There are cold winds blowing through the sector. Many institutions (including Cardiff) have committed to ambitious building programs funded by a combination of borrowing and on optimistic assumptions about growth in student numbers and consequent increases in fee income. Although I no longer work in the UK Higher Education system, I do worry greatly about its sustainability. Even from across the Irish Sea the situation looks extremely precarious: the recent boom could easily end in some institutions going bust. I don’t think that will include Cardiff, by the way. I don’t think the Welsh Government would ever allow that to happen. But I think the English Government wouldn’t act if an English university went bankrupt.

Now the University of Surrey is ringing alarm bells, making £15M cuts and opening up a redundancy scheme `to all staff’. I wonder if that includes the Vice Chancellor, Max Lu, who is quoted on the BBC website:

Mr Lu said: “Some of the main financial challenges include reduced income due to Brexit and an ever more competitive student recruitment environment, significantly increasing pension costs and a national review of tuition fee levels.”

Mr Lu added: “Our university also faces the not inconsiderable impact of a fall in our national league table positions.”

The latter shows the ruinously real effect meaningless league tables can have on an institution and, more importantly, the livelihoods of the staff that work there. The whole higher education sector is suffering because of the ideologically-driven attempt to turn it into some sort of market. A crash seems inevitable unless the dangers are recognized and dealt with.

One thing I want to know, though, is: if the University of Surrey’s redundancy scheme is open `to all staff’, what happens if they all take it?

Cardiff Blues: Sustainability and UK Universities

Posted in Cardiff, Education with tags , , , on February 20, 2019 by telescoper

Just before I left on my travels last week I saw a rather depressing news item about Cardiff University. It seems that, after posting a deficit of £22.8 M last year, the University is planning to cut about 380 staff positions. According to the news item:

“The university plans to reduce current staff levels by 7%, or 380 full-time equivalent over five years,” said vice chancellor Colin Riordan in an email to staff.

Since I left Cardiff University in the summer I didn’t get the email from which this is quoted and I don’t know the wider picture. (If anyone would like to forward the V-C’s email to me I’d be very interested.)

The news item also says

Its aim is to get back into surplus by 2019-20 and it wants to cut staffing costs from 59.6% of total income to no more than 56% of income by 2022-23.

Between you and me I was quite surprised that a University can be spending less than 60% of its income on staff, since staff are by far its most valuable resource. Bear in mind also that academic staff will be responsible for only a fraction of this expenditure. In some universities this fraction is only about half. Cutting this still further seems a very retrograde step to me, as it means that student-staff ratios will inevitably rise, making the institution less attractive to prospective students, as well as increasing the workload on existing staff to intolerable levels.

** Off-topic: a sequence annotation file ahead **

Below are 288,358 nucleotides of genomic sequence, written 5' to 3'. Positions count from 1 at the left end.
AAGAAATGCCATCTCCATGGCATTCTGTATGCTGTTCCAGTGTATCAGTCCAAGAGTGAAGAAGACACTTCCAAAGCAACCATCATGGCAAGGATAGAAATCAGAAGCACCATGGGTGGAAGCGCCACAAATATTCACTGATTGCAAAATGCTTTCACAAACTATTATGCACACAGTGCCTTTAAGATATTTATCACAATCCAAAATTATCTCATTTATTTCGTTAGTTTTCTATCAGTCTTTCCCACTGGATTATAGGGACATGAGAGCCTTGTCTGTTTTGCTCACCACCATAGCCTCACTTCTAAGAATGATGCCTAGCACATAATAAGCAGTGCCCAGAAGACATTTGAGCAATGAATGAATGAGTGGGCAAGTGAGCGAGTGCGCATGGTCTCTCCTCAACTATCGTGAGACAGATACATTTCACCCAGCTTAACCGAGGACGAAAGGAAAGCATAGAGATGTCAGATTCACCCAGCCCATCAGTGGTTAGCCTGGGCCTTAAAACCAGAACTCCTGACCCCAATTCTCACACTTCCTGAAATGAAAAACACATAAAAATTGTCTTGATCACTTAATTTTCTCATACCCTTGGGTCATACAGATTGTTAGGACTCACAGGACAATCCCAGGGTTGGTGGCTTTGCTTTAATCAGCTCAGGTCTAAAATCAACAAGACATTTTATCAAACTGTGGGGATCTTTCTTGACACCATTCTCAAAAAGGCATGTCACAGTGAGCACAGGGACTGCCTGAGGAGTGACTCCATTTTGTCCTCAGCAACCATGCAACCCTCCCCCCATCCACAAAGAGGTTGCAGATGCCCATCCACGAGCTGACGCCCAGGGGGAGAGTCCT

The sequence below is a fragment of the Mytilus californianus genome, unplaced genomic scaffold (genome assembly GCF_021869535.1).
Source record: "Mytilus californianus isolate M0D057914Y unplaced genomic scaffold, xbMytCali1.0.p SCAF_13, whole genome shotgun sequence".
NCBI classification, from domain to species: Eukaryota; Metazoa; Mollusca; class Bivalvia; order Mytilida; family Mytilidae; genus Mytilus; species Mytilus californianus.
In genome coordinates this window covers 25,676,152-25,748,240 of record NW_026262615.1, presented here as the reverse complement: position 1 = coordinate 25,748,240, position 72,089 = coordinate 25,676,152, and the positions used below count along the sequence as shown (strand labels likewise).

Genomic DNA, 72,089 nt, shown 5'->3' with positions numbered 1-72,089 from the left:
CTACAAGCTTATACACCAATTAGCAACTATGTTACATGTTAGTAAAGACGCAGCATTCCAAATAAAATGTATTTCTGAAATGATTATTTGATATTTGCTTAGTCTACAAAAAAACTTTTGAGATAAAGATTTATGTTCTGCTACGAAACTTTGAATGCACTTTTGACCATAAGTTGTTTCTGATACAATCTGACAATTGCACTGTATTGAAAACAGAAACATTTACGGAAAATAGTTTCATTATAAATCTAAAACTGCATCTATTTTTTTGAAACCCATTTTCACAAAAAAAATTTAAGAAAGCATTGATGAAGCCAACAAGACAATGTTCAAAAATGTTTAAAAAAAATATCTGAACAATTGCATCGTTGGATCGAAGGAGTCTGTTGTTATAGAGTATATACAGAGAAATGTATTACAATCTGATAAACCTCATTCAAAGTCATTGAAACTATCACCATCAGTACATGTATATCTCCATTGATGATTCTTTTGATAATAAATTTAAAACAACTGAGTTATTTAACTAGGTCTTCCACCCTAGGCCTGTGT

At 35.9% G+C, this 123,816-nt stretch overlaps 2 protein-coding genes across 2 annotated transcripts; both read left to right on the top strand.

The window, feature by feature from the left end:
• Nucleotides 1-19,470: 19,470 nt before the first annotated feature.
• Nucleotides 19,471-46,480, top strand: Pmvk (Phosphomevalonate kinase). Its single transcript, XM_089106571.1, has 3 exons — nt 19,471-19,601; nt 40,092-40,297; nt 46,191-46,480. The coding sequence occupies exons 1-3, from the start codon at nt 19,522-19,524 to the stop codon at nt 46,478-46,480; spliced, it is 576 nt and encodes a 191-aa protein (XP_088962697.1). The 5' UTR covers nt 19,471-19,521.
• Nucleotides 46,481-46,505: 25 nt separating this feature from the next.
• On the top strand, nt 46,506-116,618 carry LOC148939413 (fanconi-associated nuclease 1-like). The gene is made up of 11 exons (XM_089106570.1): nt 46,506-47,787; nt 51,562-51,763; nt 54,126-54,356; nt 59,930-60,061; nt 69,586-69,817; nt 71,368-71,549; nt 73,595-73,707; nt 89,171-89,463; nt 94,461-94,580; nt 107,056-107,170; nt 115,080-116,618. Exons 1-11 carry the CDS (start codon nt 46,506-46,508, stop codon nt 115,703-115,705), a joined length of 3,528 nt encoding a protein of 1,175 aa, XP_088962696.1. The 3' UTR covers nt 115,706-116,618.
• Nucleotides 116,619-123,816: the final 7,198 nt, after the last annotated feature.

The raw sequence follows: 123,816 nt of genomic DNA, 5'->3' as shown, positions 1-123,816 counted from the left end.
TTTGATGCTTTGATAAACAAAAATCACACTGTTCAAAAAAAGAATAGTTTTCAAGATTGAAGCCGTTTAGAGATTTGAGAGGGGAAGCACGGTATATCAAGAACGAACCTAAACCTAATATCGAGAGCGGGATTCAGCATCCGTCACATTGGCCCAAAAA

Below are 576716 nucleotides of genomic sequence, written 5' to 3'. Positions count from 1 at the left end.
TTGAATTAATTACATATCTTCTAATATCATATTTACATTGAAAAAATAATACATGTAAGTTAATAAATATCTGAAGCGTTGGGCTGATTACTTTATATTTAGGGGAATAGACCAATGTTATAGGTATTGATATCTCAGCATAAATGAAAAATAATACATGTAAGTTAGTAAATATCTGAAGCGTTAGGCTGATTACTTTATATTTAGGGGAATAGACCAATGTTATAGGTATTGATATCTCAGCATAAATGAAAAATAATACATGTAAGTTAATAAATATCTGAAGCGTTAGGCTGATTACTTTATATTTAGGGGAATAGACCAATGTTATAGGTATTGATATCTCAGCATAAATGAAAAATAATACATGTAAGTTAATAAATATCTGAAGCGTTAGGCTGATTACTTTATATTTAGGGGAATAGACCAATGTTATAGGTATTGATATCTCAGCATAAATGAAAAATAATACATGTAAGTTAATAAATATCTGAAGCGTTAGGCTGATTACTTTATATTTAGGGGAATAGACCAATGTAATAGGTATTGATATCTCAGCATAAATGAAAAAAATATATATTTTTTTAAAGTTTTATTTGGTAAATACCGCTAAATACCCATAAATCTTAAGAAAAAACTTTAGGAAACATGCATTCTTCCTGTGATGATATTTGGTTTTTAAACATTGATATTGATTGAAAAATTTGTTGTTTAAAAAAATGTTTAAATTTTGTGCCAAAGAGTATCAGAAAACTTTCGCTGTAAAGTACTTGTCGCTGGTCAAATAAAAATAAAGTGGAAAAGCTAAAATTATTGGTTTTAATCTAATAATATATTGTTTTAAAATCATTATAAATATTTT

I sincerely hope none of my former colleagues in the School of Physics & Astronomy is affected by the deterioration of the University’s finances. At least the news item I referred to does mention new investments in Data Science, so that is presumably a positive development for the Data Innovation Research Institute with which I was formerly associated.

Incidentally, best wishes to anyone at Cardiff who is reading this, and good luck against England in the Six Nations on Saturday!

I’ve mentioned Cardiff here just because I noticed a specific news item (and I used to work there) but it seems a number of other universities are suffering financial problems. There are cold winds blowing through the sector. Many institutions (including Cardiff) have committed to ambitious building programs funded by a combination of borrowing and on optimistic assumptions about growth in student numbers and consequent increases in fee income. Although I no longer work in the UK Higher Education system, I do worry greatly about its sustainability. Even from across the Irish Sea the situation looks extremely precarious: the recent boom could easily end in some institutions going bust. I don’t think that will include Cardiff, by the way. I don’t think the Welsh Government would ever allow that to happen. But I think the English Government wouldn’t act if an English university went bankrupt.

Ninth Level Ireland

Posted in Education, Maynooth with tags , , , , , , on September 7, 2018 by telescoper

Today I’ve been trying to finish off a couple of things before making a short trip back to Cardiff to sort out of a few personal matters. Next week the new intake of students starts to arrive in Maynooth. Officially Welcome Week begins on 17th September but in the second half of next week there are `Orientation Talks’ aimed at guiding new students through all the options they have in the first year. The flexibility of the degree programmes here really makes these talks essential.